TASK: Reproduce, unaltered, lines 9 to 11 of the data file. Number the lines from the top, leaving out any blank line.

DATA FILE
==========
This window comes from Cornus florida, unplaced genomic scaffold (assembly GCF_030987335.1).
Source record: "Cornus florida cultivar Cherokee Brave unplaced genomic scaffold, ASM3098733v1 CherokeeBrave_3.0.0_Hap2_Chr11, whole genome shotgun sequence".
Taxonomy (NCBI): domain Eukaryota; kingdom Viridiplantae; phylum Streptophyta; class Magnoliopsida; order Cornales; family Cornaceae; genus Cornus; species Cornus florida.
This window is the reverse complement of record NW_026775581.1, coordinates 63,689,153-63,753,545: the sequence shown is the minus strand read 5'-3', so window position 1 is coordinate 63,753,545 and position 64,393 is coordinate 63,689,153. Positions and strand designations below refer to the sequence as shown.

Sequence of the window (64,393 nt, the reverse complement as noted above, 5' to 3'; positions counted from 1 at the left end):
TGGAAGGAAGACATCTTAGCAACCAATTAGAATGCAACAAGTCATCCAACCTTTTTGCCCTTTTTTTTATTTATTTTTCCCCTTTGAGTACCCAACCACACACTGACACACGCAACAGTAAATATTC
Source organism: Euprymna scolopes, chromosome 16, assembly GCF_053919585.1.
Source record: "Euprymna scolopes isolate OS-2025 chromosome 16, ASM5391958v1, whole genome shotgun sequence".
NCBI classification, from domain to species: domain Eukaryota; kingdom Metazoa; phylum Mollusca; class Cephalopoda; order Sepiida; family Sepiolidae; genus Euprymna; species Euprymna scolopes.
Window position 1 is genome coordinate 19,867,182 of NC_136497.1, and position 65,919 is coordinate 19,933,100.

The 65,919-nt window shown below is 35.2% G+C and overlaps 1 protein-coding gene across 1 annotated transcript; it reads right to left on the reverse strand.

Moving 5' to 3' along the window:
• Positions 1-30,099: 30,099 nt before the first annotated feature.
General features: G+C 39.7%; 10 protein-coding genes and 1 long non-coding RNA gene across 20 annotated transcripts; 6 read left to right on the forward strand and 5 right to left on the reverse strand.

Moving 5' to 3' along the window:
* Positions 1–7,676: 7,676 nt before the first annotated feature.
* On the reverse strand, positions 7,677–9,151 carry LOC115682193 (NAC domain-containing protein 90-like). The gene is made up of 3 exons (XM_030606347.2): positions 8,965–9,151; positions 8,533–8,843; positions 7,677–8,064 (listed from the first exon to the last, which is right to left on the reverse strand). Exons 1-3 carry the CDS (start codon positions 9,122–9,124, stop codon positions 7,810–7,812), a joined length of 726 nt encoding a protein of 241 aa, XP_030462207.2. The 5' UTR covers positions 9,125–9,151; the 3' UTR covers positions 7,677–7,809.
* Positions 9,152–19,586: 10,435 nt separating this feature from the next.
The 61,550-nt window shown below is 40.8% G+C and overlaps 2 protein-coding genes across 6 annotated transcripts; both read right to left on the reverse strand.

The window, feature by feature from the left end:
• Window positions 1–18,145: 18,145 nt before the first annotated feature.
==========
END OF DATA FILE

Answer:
NCBI classification, from domain to species: domain Eukaryota; kingdom Metazoa; phylum Mollusca; class Cephalopoda; order Sepiida; family Sepiolidae; genus Euprymna; species Euprymna scolopes.
Window position 1 is genome coordinate 19,867,182 of NC_136497.1, and position 65,919 is coordinate 19,933,100.

The 65,919-nt window shown below is 35.2% G+C and overlaps 1 protein-coding gene across 1 annotated transcript; it reads right to left on the reverse strand.